20 Jul 2010 @ 8:25 PM 

It would seem that Apple have now gone into damage control with the Antennagate problem touched upon in the last New Tech Order post. It appears that Apple have announced that they will be providing free bumper cases to disgruntled iPhone 4 owners or providing refunds for those who have already purchased one.

Too little too late? Hard to say at this point, at least it seems that Apple PR are starting along the right track. However, will this be the advantage need for those nipping at Apples heels to take?

And on the topic of Apple troubles, it would seem that my upgrade to iOS 4.0 and the subsequent 4.0.1 seems to have been a lucky one. Widespread reports are filtering through of massive performance issues post upgrades for iPhone 3G and 3GS users! Lucky me…I guess.

Posted By: Chief Tech
Last Edit: 20 Jul 2010 @ 08:25 PM

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 18 Jul 2010 @ 5:39 PM 
iOS 4.0.1 upgrade screen

iOS 4.0.1 upgrade screen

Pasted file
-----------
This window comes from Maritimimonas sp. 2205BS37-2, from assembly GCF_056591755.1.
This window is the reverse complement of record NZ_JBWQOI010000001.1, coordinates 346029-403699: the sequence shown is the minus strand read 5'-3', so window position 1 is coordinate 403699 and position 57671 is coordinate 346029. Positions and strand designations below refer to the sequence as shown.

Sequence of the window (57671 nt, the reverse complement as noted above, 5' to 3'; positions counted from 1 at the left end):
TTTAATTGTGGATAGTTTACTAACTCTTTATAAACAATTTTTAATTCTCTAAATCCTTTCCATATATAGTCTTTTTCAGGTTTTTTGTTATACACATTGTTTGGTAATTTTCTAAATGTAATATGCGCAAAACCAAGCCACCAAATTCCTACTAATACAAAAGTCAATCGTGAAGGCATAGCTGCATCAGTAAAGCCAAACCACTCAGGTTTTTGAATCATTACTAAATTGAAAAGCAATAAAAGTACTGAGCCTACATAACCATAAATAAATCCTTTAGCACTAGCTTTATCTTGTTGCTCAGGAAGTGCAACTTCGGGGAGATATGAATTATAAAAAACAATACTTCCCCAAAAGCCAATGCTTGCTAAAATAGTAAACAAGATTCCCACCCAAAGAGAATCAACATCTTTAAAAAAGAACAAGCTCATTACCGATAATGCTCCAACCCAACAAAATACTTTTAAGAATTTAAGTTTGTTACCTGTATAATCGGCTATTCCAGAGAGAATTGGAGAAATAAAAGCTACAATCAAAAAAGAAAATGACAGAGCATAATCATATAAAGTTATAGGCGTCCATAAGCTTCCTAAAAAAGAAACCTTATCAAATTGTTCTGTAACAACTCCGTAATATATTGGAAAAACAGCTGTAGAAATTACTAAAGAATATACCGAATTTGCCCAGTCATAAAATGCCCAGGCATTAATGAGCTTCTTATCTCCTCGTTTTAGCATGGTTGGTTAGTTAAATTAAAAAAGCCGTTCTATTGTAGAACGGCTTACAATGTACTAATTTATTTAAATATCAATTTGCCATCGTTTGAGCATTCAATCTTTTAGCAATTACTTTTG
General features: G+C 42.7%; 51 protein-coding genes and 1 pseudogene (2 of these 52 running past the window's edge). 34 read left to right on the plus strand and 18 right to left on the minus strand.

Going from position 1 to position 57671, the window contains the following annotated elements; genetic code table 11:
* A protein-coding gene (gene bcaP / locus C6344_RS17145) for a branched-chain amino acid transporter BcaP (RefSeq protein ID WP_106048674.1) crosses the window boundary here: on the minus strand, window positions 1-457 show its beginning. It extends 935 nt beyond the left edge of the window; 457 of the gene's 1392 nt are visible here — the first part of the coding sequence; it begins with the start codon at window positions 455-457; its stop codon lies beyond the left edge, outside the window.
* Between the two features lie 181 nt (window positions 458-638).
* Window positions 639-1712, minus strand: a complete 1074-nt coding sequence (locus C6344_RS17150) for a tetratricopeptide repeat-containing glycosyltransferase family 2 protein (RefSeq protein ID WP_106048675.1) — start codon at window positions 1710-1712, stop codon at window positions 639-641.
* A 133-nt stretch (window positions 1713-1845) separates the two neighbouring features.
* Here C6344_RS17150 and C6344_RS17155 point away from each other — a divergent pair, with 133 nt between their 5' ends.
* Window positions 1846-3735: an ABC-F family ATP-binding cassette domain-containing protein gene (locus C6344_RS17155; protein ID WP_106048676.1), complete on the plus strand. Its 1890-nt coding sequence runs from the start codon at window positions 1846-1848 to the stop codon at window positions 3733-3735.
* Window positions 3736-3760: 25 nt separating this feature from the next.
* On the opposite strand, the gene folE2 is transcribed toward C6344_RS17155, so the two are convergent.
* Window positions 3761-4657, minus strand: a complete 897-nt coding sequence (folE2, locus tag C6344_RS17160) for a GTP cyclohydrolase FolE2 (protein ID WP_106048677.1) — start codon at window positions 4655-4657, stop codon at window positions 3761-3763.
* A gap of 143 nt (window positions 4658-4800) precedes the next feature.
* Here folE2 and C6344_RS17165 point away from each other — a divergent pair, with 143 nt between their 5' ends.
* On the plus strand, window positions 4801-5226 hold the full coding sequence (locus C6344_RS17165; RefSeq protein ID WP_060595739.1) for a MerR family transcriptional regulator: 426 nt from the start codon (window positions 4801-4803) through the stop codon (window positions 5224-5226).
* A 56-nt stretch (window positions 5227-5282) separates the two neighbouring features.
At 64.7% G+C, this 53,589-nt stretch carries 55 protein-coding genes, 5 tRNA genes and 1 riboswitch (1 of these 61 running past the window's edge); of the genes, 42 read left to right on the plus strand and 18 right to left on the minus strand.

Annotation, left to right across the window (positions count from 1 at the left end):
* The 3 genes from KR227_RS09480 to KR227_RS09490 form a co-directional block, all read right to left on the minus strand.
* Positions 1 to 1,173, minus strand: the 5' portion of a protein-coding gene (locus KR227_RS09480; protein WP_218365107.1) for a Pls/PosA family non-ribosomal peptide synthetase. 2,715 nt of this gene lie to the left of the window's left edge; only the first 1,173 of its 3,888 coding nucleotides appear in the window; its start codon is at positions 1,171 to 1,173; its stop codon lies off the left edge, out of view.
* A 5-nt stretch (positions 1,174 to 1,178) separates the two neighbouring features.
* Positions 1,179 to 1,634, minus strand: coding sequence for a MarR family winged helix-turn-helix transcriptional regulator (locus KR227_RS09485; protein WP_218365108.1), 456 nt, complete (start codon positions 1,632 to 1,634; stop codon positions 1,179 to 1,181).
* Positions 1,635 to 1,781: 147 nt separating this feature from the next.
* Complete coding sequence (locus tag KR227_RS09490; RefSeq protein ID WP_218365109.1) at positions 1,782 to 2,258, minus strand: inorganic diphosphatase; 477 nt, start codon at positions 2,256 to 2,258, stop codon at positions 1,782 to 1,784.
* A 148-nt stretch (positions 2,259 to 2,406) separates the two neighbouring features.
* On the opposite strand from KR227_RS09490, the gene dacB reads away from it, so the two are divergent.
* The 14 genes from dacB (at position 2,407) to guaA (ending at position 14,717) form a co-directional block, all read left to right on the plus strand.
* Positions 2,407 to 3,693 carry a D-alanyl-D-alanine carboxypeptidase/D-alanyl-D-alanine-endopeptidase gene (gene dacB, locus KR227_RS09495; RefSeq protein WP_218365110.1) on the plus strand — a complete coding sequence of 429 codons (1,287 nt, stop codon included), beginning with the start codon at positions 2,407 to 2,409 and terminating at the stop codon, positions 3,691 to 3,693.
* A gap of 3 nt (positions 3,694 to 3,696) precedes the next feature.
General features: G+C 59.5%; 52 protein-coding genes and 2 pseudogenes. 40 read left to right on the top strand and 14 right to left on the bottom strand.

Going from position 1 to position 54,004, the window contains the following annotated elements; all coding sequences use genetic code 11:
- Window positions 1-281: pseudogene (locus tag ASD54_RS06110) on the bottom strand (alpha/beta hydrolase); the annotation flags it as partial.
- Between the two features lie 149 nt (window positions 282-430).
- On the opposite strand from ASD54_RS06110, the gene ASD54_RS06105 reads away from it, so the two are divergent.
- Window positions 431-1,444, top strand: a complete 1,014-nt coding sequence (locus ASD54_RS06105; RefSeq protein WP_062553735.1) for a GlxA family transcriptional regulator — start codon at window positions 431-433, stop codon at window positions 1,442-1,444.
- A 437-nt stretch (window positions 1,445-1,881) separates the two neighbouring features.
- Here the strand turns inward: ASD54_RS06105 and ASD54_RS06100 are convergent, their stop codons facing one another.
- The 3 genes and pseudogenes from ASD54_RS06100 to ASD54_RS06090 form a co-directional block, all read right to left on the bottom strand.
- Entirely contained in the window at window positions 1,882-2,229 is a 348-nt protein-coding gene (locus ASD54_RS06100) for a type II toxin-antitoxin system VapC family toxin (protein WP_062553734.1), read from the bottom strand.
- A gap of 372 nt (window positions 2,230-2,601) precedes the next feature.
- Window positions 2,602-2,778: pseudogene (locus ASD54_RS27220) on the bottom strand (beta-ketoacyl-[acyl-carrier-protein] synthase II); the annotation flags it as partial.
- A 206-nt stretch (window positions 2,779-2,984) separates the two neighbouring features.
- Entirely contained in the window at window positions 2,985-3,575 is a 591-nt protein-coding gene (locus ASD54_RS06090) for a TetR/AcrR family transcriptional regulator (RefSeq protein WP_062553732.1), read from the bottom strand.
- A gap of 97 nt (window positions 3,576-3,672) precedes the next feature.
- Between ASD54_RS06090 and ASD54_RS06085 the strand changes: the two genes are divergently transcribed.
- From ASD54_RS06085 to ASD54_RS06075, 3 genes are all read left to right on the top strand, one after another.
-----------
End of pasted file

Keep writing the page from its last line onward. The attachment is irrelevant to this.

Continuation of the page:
Apple have made their iOS 4.0.1 software upgrade available today. Unlike other upgrades, you don’t receive a critical security fix that will keep you safer, and you don’t get a new feature that will make your use of the phone even more complete. What you do get is a better way of displaying how well (or how bad) the phone reception is in your area.

This is in response to the recent bad press received by the launch of the new iPhone 4 regarding the loss of signal that can occur when you are holding the phone. Apple admitted that the algorithm to calculate the number of bars shown for a given signal strength was incorrect and this new and complete iOS update will fix that “problem”.

This is truly a great and worthy update to spend time downloading. You will now see just exactly how crap the phone service in your area actually is instead of being lulled into a false sense of security with the full 5 bars at all times until you are out of range.

While I think the iPhone 4 is a nice piece of design work and will no doubt raise the bar yet again amongst handset makers to try and compete, it does highlight one major design flaw that seems evident across a range of technology devices; design over function.